Looking for ways to avoid the last-minute rush for doing your taxes? The IRS offers these tips:
- Don't Procrastinate. Resist the temptation to put off your taxes until the last minute. Your haste to meet the filing deadline may cause you to overlook potential sources of tax savings and will likely increase your risk of making an error.
- Organize Your Tax Records. Tax preparation time can be significantly reduced if you develop a system for organizing your records and receipts. Start with the income, deduction or tax credit items that were on last year's return.
- Visit the IRS Online. Millions of taxpayers visited the IRS Web site last year, downloading nearly 600 million forms, publications and a variety of topic-oriented tax information. Anyone with Internet access can find tax law information and answers to frequently asked tax questions.
- Take Advantage of Free Assistance. The IRS offers about 150 tax topics through its website at www.irs.gov/taxtopics. It also offers federal tax forms and publications at 1-800-TAX-FORM (1-800-829-3676). Some libraries, post offices, and banks carry the most widely requested forms and instructions. Libraries may also have reference sets of IRS publications. The IRS also staffs a tax Help Line for Individuals at 1-800-829-1040. Help for small businesses, corporations, partnerships and trusts which need information or assistance preparing business returns is available at 1-800-829-4933. Both lines are staffed on weekdays from 7 a.m. to 7 p.m. your local time (Alaska & Hawaii follow Pacific Time). Hearing-impaired individuals with access to TTY/TDD equipment may call 1-800-829-4059 to ask questions or to order forms and publications.
- Use IRS Taxpayer Assistance Centers and Vounteer Programs. Free tax help is available at IRS offices nationwide. Also, check your newspaper or local IRS office to find locations for Volunteer Income Tax Assistance or Tax Counseling for the Elderly sites. To obtain the location, dates, and hours of the VITA or TCE volunteer site closest to you, call the IRS toll-free Tax Help Line for Individuals at 1-800-829-1040 or on the IRS website.
- Have your accountant Double-Check Your Math and Data Entries. Review your return for possible math errors and make sure you have provided the names and correct (and legibly written) Social Security or other identification numbers for yourself, your spouse and your dependents.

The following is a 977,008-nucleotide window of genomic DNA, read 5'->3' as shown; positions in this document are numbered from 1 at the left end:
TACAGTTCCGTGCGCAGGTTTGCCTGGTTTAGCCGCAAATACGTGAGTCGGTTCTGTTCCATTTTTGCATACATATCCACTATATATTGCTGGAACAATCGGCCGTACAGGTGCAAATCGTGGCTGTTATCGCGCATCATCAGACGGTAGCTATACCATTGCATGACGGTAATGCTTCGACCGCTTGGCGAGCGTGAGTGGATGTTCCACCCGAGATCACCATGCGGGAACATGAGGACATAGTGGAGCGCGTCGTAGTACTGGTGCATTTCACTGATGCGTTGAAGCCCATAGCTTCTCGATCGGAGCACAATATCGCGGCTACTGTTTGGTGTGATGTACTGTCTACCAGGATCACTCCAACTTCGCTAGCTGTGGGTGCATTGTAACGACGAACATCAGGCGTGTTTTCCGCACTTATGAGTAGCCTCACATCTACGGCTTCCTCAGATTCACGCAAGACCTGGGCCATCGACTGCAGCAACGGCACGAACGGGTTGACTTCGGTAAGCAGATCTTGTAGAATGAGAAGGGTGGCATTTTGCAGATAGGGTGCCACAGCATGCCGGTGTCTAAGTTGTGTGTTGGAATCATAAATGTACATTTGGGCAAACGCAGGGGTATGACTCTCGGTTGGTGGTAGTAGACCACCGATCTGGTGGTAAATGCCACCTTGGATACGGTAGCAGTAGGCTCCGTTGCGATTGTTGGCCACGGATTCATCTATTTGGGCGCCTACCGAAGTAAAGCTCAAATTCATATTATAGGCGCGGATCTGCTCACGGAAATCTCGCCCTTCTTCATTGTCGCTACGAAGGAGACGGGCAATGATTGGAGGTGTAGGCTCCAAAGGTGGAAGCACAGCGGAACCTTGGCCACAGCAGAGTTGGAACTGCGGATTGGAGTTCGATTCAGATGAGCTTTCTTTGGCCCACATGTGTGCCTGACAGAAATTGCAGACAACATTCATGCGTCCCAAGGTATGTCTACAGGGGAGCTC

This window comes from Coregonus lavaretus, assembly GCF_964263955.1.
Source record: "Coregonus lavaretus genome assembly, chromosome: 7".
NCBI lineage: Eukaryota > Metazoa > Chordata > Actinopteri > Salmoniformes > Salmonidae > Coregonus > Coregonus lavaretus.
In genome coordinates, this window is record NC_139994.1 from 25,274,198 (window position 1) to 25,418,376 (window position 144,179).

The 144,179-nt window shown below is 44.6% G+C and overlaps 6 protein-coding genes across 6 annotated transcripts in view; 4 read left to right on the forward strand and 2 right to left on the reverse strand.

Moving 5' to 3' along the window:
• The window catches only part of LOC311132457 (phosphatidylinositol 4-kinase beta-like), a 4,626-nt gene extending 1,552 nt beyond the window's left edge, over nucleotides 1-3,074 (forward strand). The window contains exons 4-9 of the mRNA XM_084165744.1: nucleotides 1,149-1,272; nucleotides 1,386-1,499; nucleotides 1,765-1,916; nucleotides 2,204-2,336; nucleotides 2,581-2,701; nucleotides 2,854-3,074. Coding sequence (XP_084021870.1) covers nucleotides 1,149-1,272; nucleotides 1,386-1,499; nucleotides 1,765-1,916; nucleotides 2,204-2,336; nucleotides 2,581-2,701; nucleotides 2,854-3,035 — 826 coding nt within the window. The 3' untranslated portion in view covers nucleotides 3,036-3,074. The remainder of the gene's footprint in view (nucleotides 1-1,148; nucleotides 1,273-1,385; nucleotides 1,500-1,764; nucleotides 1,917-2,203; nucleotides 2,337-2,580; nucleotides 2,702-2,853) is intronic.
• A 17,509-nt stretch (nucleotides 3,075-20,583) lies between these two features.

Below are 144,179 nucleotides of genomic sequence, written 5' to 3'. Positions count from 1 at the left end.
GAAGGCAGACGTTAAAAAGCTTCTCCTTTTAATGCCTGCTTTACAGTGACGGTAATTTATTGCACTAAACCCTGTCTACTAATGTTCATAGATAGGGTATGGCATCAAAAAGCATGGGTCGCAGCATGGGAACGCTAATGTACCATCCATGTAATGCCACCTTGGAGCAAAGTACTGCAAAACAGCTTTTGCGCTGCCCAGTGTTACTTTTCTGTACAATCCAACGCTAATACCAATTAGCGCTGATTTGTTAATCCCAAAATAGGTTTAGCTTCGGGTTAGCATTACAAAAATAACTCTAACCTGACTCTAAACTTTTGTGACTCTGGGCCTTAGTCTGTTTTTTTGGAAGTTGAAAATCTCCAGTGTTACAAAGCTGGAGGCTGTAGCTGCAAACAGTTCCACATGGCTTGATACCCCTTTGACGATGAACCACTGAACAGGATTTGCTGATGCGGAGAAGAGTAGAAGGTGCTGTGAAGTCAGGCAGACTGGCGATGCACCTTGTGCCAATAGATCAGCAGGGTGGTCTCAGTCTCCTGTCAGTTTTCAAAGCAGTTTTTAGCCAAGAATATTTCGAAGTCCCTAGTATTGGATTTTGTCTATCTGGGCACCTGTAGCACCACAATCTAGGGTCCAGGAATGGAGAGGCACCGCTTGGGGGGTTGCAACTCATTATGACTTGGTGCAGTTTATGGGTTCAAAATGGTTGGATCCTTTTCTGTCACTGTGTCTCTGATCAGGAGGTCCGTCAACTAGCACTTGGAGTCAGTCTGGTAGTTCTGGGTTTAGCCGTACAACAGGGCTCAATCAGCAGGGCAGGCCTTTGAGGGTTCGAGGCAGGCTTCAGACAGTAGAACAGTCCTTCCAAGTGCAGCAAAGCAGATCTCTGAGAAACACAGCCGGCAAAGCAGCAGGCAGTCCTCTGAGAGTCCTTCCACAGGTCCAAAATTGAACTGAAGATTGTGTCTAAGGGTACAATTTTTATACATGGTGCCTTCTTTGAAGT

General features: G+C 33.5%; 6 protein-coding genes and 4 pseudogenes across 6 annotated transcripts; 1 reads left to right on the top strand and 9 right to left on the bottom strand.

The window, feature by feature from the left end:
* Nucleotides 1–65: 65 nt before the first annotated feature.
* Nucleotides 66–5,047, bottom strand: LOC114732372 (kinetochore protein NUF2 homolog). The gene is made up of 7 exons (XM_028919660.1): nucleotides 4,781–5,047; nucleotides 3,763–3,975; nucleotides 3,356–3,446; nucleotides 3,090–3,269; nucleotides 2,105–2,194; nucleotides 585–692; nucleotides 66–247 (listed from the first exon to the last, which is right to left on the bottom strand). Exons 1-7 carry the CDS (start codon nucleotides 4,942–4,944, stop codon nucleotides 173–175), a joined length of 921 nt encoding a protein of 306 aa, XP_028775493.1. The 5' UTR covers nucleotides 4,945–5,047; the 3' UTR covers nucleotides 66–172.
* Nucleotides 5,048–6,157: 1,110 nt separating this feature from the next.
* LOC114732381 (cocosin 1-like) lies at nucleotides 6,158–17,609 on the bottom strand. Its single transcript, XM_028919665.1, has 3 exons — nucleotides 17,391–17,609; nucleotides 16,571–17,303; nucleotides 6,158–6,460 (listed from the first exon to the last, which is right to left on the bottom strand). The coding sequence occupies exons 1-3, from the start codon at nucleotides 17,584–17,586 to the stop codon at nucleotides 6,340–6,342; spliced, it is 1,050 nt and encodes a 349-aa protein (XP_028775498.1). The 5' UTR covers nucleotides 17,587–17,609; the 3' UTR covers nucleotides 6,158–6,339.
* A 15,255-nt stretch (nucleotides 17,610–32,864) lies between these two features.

- Have Your Refund Deposited Directly to Your Bank Account. Another way to speed up your refund and reduce the chance of theft is to have the amount deposited directly to your bank account. Check the tax instructions for details on entering the routing and account numbers on your tax return. Make sure the numbers you enter are correct. Wrong numbers can cause your refund to be misdirected or delayed.
- Don't Panic if You Can't Pay. If you can't immediately pay the taxes you owe, consider some stress-reducing alternatives. You can apply for an IRS installment agreement, suggesting your own monthly payment amount and due date, and getting a reduced late payment penalty rate. You also have various options for charging your balance on a credit card, either as part of an electronic return or directly through a processing agent, either by phone or online. Electronic filers with a balance due can file early and authorize the government's financial agent to take the money directly from their checking or savings account on the April 15 due date, with no fee. Note that if you file your tax return or a request for a filing extension on time, even if you can't pay, you avoid potential late filing penalties.
- Have Your Accountant Request an Extension of Time to File — But Pay on Time. If the clock runs out, you can get an automatic six-month extension of time to file, to October 15. An extension of time to file does not give you an extension of time to pay, however. You can e-file a Form 4868, Application for Automatic Extension of Time to File, that is included in most tax preparation software, or send a paper Form 4868 to the IRS to request the extension. You will need the adjusted gross income and total tax amounts from last year's return if you request the extension by electronic filing. You may also get an extension by charging your expected balance on a credit card at Official Payments Corporation or Link2Gov Corporation. There is no IRS fee for credit card payments, but the processors charge a convenience fee.
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Source: Thomson Reuters